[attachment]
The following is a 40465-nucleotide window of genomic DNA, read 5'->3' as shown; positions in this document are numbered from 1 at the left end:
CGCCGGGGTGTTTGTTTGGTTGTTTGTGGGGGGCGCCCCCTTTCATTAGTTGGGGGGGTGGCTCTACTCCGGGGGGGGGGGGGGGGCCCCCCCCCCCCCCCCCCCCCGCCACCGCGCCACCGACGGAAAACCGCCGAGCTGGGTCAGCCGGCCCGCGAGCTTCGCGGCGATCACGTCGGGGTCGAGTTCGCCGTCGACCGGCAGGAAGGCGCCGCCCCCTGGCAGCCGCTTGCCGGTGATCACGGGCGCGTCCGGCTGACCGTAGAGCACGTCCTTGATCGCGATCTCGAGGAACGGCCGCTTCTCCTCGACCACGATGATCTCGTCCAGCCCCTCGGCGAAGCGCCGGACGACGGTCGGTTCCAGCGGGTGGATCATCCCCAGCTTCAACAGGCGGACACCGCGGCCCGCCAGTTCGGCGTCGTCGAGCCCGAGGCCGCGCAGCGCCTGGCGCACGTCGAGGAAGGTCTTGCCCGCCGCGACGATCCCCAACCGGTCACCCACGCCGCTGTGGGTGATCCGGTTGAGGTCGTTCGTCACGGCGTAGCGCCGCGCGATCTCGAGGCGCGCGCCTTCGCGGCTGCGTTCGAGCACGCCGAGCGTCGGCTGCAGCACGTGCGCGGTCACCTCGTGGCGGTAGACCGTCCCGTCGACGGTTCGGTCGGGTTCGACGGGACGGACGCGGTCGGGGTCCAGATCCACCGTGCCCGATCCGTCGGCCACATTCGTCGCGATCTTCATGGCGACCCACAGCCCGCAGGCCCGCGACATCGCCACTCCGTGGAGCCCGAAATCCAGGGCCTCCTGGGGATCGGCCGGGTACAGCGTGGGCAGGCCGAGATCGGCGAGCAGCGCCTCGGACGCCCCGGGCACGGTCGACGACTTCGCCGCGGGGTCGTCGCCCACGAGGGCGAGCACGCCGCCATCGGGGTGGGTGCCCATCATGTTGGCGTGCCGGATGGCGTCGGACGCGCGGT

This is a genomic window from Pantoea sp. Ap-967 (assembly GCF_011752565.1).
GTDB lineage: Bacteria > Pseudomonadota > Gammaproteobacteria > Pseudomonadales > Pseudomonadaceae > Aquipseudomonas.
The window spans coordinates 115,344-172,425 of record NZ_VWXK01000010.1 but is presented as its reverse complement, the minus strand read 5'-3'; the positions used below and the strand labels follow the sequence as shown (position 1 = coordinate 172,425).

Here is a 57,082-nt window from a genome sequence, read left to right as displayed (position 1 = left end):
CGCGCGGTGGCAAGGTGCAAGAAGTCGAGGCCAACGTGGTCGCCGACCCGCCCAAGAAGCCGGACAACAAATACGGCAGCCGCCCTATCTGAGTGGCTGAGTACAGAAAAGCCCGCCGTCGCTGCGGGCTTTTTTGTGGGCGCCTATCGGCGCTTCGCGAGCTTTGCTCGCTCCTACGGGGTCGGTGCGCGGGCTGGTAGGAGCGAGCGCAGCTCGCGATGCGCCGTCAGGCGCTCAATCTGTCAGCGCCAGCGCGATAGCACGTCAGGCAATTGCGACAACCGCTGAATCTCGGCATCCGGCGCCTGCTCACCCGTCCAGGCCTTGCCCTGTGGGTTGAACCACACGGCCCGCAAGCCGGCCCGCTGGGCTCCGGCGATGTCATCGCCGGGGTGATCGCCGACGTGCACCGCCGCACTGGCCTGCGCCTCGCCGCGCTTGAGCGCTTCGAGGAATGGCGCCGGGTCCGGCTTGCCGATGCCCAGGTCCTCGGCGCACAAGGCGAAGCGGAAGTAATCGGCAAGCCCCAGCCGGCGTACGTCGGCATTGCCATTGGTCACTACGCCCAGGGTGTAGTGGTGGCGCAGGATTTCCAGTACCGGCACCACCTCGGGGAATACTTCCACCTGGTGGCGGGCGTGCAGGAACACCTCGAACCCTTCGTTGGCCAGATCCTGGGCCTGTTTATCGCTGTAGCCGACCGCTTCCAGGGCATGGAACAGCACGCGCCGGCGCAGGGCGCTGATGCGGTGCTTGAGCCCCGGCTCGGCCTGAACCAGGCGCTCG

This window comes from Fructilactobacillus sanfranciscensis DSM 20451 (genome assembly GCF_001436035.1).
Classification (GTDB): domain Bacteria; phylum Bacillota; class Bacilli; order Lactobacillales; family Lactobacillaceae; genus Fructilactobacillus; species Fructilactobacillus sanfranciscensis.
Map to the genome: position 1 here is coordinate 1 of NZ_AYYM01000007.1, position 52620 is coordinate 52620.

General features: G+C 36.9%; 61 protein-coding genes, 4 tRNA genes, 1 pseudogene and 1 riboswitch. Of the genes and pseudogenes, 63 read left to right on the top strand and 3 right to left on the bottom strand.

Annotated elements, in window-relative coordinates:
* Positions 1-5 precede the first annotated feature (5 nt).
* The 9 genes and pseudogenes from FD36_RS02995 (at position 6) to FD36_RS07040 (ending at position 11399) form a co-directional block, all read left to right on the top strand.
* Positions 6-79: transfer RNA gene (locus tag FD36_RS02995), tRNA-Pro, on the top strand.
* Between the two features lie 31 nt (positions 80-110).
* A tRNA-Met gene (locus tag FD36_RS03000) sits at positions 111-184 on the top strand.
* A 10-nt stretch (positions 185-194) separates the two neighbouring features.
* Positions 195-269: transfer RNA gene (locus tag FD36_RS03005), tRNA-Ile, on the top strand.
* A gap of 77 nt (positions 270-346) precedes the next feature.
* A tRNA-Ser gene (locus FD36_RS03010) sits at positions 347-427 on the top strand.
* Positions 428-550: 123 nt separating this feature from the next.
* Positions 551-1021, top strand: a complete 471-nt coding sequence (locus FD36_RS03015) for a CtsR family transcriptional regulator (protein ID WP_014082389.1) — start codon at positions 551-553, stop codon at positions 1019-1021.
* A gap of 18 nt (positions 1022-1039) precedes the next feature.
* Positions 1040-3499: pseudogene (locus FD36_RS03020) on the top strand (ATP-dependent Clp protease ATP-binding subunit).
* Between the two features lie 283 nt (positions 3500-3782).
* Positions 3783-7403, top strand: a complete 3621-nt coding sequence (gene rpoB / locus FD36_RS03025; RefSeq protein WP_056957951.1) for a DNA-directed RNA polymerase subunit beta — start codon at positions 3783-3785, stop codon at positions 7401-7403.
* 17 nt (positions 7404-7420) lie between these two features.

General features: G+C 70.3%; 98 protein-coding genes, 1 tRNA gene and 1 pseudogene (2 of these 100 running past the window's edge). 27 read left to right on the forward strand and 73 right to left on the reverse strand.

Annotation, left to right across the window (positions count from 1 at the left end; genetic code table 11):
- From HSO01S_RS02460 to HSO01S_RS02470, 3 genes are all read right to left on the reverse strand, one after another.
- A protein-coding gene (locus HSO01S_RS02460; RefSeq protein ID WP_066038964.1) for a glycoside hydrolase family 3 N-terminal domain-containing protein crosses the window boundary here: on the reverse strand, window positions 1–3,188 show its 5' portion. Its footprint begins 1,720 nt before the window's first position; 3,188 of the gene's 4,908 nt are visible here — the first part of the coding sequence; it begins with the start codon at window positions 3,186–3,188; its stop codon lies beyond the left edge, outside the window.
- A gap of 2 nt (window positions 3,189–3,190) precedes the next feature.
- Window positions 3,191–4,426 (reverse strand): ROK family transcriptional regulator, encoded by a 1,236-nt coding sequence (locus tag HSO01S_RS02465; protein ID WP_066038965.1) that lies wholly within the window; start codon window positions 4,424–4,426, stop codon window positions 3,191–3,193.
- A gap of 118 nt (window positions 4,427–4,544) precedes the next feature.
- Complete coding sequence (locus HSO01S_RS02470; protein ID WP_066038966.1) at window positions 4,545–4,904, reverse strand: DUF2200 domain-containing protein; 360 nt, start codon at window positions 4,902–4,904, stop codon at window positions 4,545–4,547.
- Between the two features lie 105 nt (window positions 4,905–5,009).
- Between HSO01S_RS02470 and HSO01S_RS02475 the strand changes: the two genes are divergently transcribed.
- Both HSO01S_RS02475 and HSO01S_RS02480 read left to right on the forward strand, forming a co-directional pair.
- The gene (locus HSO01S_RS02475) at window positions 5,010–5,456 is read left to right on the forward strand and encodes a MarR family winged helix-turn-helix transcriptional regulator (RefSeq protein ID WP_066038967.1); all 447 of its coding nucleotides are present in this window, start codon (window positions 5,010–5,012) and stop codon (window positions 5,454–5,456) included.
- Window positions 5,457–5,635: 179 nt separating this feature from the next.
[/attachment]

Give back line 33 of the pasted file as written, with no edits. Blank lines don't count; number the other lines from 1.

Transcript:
- A gap of 2 nt (window positions 3,189–3,190) precedes the next feature.